Collaborate to innovate with Product Lifecycle Management: That’s the title of the BB3657 session to be presented at HP Discover 2013 by Nicholas Holian from HP. In this session, Holian explores the tectonic shifts that are impacting product lifecycle management today, including mobility, Big Data, social media and cloud. Looking forward to what Holian has to share, I began thinking about the breadth of impact of social media on Product Lifecycle Management across all its phases. And I am fascinated by the opportunities that present themselves.
Luc Vogeleer, Chief Technologist, HP and Tom Hall, WW Product Market Manager, HP are presenting their version of the Top 10 Best Practices learned from customer projects in their HP Discover 2013 session DT2883 Application Transformation in Preparation for Cloud. I’m going to come at this with a slightly different take — the Top 10 Commandments for enterprises looking to transform applications in preparation for the cloud. What say you?
When he commented on my blog post, Albert Vargas posed Geoffrey Moore and I an interesting question. He asked, “What are some key elements that you should consider when architecting a System of Engagement (S.O.E)?” Systems of Engagement have been in place ever since the dawn of time. For example, the first marketplace was a system of engagement. We have innovated our technology in today’s world to the point where BYOD, mobility and social media have served as catalysts to trade a whole new set of assets — information! So the question is not about architecting a System of Engagement. Instead, it is about architecting our ecosystem around these Systems of Engagement.
Less than a year ago, I blogged about my son starting a new phase of his life by going to college. You may recall my posts triggered by subsequent visits to his college concerning the right test environment for cloud computing as well as innovation being part of the enterprise bloodstream. And now, it’s that time of the year when college-going kids come back home for the summer and, for some of them, it’s graduation time. On my way back home with my son, I wondered why and how he's better off today than he was a year ago. This article on LinkedIn by Jeff Selingo goes so far as to question the returns from a college education. But is it the returns from the college education, or are we really talking about the return on the individual? Is this another definition for ROI — after the one on information, infrastructure, and innovation? I wonder.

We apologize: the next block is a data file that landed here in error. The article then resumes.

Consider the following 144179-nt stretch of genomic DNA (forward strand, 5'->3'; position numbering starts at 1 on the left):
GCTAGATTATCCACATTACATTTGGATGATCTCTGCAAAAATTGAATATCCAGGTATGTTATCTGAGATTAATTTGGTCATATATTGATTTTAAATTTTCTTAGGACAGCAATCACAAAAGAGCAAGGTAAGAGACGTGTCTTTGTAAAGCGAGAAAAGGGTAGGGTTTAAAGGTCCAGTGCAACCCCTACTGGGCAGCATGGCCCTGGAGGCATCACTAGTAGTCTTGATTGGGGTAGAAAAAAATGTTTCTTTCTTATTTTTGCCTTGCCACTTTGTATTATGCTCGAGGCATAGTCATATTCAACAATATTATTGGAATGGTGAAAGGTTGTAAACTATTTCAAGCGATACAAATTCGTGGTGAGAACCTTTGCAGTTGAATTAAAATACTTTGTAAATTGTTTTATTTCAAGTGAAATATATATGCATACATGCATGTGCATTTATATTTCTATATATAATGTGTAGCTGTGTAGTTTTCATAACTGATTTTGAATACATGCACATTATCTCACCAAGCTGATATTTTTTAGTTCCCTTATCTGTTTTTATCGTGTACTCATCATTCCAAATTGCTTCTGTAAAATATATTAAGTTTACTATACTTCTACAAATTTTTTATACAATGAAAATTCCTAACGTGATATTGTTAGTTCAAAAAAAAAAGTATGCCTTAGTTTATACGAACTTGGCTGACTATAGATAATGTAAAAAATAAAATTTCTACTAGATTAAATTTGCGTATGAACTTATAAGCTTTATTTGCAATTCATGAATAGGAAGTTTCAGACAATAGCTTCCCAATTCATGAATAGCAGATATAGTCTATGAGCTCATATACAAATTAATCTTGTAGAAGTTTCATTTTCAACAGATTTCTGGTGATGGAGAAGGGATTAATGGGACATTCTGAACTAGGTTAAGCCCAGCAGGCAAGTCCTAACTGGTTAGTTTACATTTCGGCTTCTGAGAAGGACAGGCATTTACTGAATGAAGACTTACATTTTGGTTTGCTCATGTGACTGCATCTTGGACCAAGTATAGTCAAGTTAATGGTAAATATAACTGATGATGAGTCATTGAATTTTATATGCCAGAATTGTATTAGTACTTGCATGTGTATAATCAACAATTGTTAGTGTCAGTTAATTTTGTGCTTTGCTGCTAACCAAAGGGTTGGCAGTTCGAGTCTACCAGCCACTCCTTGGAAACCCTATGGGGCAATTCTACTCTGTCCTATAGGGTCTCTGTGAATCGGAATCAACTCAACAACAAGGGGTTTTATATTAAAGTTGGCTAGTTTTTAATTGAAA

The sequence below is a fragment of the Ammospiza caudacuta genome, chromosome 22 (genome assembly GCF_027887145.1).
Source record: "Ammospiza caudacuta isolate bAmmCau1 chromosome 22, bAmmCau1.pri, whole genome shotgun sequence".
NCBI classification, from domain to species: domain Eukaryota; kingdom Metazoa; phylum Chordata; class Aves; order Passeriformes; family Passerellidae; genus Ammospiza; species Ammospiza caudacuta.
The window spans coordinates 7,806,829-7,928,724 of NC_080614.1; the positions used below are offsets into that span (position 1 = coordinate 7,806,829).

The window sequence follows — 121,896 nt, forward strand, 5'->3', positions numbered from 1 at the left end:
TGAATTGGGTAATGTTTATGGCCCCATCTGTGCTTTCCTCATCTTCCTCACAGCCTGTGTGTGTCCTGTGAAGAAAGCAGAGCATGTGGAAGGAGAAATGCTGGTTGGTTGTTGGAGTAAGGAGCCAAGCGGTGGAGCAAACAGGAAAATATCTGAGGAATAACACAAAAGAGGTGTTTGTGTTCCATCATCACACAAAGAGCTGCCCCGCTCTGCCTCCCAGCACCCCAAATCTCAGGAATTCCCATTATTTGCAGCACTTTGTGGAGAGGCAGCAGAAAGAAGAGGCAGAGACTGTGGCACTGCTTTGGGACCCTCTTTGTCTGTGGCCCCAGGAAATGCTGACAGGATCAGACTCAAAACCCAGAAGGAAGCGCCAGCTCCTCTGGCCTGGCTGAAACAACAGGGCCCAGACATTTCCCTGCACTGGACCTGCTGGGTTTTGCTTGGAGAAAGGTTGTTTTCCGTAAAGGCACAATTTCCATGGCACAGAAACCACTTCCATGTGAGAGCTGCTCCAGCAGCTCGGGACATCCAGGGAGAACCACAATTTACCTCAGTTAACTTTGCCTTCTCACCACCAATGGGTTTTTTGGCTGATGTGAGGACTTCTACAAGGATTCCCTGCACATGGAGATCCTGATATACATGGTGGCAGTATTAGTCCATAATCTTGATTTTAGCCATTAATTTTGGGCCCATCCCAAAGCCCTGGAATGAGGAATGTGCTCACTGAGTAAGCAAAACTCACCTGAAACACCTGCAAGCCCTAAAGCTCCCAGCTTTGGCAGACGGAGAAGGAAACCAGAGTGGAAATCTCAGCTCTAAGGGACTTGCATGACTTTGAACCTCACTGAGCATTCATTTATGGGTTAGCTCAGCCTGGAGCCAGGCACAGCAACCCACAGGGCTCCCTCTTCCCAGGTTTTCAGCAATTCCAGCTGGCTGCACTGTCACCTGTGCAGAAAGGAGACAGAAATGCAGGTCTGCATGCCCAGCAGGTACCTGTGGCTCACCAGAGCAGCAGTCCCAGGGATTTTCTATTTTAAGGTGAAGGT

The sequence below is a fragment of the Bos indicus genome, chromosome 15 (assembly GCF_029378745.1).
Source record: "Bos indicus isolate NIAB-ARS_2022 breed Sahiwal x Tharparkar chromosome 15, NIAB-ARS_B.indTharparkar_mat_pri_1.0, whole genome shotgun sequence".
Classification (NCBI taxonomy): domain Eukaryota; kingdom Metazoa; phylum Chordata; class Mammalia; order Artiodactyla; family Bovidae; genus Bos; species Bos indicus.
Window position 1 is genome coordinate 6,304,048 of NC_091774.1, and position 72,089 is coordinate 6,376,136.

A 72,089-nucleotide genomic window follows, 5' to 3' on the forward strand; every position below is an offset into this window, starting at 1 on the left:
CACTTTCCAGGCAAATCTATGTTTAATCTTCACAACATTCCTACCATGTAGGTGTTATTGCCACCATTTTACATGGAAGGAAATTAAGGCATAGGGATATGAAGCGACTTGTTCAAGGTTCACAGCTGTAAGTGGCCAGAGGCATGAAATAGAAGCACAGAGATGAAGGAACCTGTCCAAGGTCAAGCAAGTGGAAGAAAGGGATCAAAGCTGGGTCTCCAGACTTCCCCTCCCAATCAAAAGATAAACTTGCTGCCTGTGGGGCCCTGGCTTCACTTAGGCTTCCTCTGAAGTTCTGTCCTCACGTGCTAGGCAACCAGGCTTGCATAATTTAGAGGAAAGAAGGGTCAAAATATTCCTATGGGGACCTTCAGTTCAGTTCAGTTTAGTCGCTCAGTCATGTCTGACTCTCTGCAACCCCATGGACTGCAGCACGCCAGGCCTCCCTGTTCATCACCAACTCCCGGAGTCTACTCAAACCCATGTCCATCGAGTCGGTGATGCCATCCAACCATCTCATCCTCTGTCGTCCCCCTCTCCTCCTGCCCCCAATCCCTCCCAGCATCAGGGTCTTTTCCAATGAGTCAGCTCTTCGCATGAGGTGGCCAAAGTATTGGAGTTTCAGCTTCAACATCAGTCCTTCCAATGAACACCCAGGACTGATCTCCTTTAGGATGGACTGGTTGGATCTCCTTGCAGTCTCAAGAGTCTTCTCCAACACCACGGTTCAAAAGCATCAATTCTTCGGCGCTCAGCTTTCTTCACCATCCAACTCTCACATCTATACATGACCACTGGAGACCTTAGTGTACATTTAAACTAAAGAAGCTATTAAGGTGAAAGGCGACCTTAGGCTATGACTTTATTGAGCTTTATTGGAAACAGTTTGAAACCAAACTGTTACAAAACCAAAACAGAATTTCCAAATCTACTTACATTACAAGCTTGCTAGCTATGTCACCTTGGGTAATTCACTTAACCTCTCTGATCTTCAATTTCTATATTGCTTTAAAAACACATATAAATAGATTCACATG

I’ve shared my thoughts on questions that CIOs ought to ask themselves – whether it be about their priorities, how they deal with information, engaging with the CMO or innovating the planet by 2020. But the dialog referenced in the HP Discover BB3219 session on Security 101: Five questions CIOs should ask of their CISOs raises a different vantage point in my mind. Like many other strategies, there isn’t a single security strategy that fits all enterprises. It behooves the CIO to ask the CISO key questions that address the security concerns pertinent to the given enterprise. A conversation driven by the CIO with the CISO is likely to surface the right concerns, so that they can strike the balance that best fits their enterprise.